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Language and Communication Use subject and verb in the correct order  This resource has been viewed by a moderator.

Description:

Child says a sentence containing a subject (e.g. he, she mum) and a verb (e.g. (is) sleeping) with the words in the correct order (e.g. "Mum's sleeping" or "Mum sleep").

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Early years skill:Speaking
Early years typical range:16-26m
P-scales/Curriculum skill:English Speaking
P-scales/Curriculum level:P5
TAP skill:Expressive Language
TAP level:TAP30
Pre/Nat. Curriculum Area:not specified
Pre/Nat. Curiculum Standard:not specified
Section:Early Years (0-5yrs) info; Primary (5-11yrs) info
Activity/strategy name and materials required How to do the activity Key principles for doing the activity and comments
Small world people

Miniature figures

List of target action words e.g. run, jump, sit, sleep, stand, walk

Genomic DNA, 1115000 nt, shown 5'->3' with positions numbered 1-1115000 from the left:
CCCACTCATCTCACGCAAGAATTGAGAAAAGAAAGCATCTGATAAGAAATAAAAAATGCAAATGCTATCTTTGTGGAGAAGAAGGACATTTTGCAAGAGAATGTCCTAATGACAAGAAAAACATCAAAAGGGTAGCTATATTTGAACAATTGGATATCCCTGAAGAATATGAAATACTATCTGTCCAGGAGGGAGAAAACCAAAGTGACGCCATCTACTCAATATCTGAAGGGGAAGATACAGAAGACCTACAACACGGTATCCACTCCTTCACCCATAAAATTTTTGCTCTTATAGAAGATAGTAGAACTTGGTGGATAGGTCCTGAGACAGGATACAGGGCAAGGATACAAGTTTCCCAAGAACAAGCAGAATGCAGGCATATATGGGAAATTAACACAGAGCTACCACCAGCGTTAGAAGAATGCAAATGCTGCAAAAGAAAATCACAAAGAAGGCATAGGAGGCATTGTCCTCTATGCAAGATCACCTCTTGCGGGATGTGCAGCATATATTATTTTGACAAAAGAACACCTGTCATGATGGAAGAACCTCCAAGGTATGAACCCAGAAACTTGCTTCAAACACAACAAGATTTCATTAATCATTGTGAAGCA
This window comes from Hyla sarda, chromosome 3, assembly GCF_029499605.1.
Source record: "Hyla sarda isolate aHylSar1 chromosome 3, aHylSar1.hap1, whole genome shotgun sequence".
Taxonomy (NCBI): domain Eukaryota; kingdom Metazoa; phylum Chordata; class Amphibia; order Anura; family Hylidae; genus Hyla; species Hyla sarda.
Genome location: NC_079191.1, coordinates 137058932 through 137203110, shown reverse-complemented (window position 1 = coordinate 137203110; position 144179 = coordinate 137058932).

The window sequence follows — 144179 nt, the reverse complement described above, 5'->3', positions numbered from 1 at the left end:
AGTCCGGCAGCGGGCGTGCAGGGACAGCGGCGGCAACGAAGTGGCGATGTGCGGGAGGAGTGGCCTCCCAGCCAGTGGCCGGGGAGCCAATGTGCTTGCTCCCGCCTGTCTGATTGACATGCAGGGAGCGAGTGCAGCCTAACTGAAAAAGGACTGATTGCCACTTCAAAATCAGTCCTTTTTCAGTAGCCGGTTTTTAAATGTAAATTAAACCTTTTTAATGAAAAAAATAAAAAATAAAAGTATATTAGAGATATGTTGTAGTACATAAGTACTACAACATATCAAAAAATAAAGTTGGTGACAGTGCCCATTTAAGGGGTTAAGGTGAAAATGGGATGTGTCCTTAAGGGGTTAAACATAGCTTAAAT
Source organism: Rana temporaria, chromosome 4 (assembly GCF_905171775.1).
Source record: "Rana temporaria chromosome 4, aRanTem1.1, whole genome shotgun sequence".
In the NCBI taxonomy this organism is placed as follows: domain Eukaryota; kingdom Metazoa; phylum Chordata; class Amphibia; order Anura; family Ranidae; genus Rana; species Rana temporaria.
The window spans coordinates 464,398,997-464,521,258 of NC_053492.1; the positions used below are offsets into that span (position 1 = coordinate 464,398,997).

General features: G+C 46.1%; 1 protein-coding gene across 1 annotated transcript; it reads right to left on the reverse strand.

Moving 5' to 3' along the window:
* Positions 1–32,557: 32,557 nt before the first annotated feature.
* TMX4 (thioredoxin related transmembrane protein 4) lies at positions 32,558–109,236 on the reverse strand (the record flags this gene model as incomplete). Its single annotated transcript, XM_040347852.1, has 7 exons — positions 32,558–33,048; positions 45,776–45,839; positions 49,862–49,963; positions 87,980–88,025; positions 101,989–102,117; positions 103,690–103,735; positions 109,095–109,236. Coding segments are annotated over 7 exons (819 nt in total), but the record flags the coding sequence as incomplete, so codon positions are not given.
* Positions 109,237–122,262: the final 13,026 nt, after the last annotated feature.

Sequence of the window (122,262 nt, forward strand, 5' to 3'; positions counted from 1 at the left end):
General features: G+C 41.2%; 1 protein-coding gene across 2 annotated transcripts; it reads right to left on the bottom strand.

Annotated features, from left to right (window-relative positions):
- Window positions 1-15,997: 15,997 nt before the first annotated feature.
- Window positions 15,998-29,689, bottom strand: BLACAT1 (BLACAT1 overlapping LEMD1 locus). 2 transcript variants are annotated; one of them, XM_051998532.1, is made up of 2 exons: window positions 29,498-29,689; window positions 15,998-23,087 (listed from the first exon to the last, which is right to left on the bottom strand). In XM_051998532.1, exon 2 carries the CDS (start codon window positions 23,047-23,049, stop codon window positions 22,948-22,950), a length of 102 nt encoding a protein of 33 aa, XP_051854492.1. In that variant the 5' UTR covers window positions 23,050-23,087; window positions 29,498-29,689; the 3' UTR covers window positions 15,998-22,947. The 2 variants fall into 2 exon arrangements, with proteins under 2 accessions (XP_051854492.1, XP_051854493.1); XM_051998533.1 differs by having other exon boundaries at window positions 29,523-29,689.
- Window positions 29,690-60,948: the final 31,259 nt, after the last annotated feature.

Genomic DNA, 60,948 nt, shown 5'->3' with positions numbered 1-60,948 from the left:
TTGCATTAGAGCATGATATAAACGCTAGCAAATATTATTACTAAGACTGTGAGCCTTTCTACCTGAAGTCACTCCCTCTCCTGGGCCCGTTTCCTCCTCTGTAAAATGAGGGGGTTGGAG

1. Model making a figure run. Say 'Look. The boy's running!' , 'Look. Daddy's jumping!' etc.

2. Give the child the figures. Can he/she make the figures do the actions?

3. Help him/her label the actions and form sentences by saying 'Daddy's jumping/ sleeping/ running' etc.

4. Ask the child 'What's daddy doing?' You want the answer 'Daddy's running' or 'Dad run' etc. If the child does not provide this response model the response for them.

Use lots of repetition.

This can be a fun activity.

Children work well with small figures.

If the child makes a sentence and puts the words in the wrong order try to model the correct sentence in a conversational way rather than correcting them (e.g. if they say, 'Jumping he is' you say 'He's jumping').

The child may need to hear correct versions of the sentences many times before they are able to use them themselves.

Daily situations

No special equipment

As you go about the school talk about what you see and model appropriate sentences (e.g. 'those children are eating' at dinner time, 'those boys are climbing' at play time, 'Mum's talking' at home time).

If the child makes a sentence and puts the words in the wrong order try to model the correct sentence in a conversational way rather than correcting them (e.g. if they say, 'talk mum' you say 'aah, Mum's talking!').

The child may need to hear correct versions of the sentences many times before they are able to use them themselves.

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